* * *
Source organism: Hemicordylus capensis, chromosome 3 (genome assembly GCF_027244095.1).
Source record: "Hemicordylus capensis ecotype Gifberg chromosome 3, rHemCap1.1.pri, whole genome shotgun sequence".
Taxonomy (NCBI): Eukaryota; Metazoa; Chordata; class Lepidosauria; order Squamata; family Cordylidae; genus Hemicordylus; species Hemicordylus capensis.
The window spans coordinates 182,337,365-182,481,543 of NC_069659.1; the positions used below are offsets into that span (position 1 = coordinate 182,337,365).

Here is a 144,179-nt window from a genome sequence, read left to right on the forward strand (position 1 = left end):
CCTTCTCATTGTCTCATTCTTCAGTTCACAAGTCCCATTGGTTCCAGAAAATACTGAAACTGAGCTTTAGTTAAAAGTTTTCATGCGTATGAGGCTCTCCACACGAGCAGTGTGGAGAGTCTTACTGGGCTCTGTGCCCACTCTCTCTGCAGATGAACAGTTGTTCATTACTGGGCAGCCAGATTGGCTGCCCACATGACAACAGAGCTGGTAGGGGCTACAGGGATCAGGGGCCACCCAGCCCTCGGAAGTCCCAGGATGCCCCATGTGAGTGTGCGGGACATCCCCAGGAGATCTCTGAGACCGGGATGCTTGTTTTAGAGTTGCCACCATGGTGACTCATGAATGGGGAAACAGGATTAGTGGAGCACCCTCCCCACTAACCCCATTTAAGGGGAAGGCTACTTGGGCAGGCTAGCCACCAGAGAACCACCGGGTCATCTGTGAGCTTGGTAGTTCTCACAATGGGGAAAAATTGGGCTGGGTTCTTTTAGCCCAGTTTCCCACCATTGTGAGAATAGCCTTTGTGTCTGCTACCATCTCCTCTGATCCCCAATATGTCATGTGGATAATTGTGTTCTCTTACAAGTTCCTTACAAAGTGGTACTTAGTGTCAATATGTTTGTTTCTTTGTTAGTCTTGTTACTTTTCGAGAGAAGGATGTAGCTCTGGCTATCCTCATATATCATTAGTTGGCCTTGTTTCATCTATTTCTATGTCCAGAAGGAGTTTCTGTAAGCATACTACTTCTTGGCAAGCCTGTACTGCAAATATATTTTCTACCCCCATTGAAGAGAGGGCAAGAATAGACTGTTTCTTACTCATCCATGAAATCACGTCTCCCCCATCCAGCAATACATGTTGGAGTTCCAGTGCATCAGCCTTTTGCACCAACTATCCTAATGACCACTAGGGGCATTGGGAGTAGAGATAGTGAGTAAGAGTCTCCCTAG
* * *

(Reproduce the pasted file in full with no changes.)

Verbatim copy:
Source organism: Hemicordylus capensis, chromosome 3 (genome assembly GCF_027244095.1).
Source record: "Hemicordylus capensis ecotype Gifberg chromosome 3, rHemCap1.1.pri, whole genome shotgun sequence".
Taxonomy (NCBI): Eukaryota; Metazoa; Chordata; class Lepidosauria; order Squamata; family Cordylidae; genus Hemicordylus; species Hemicordylus capensis.
The window spans coordinates 182,337,365-182,481,543 of NC_069659.1; the positions used below are offsets into that span (position 1 = coordinate 182,337,365).

Here is a 144,179-nt window from a genome sequence, read left to right on the forward strand (position 1 = left end):
CCTTCTCATTGTCTCATTCTTCAGTTCACAAGTCCCATTGGTTCCAGAAAATACTGAAACTGAGCTTTAGTTAAAAGTTTTCATGCGTATGAGGCTCTCCACACGAGCAGTGTGGAGAGTCTTACTGGGCTCTGTGCCCACTCTCTCTGCAGATGAACAGTTGTTCATTACTGGGCAGCCAGATTGGCTGCCCACATGACAACAGAGCTGGTAGGGGCTACAGGGATCAGGGGCCACCCAGCCCTCGGAAGTCCCAGGATGCCCCATGTGAGTGTGCGGGACATCCCCAGGAGATCTCTGAGACCGGGATGCTTGTTTTAGAGTTGCCACCATGGTGACTCATGAATGGGGAAACAGGATTAGTGGAGCACCCTCCCCACTAACCCCATTTAAGGGGAAGGCTACTTGGGCAGGCTAGCCACCAGAGAACCACCGGGTCATCTGTGAGCTTGGTAGTTCTCACAATGGGGAAAAATTGGGCTGGGTTCTTTTAGCCCAGTTTCCCACCATTGTGAGAATAGCCTTTGTGTCTGCTACCATCTCCTCTGATCCCCAATATGTCATGTGGATAATTGTGTTCTCTTACAAGTTCCTTACAAAGTGGTACTTAGTGTCAATATGTTTGTTTCTTTGTTAGTCTTGTTACTTTTCGAGAGAAGGATGTAGCTCTGGCTATCCTCATATATCATTAGTTGGCCTTGTTTCATCTATTTCTATGTCCAGAAGGAGTTTCTGTAAGCATACTACTTCTTGGCAAGCCTGTACTGCAAATATATTTTCTACCCCCATTGAAGAGAGGGCAAGAATAGACTGTTTCTTACTCATCCATGAAATCACGTCTCCCCCATCCAGCAATACATGTTGGAGTTCCAGTGCATCAGCCTTTTGCACCAACTATCCTAATGACCACTAGGGGCATTGGGAGTAGAGATAGTGAGTAAGAGTCTCCCTAG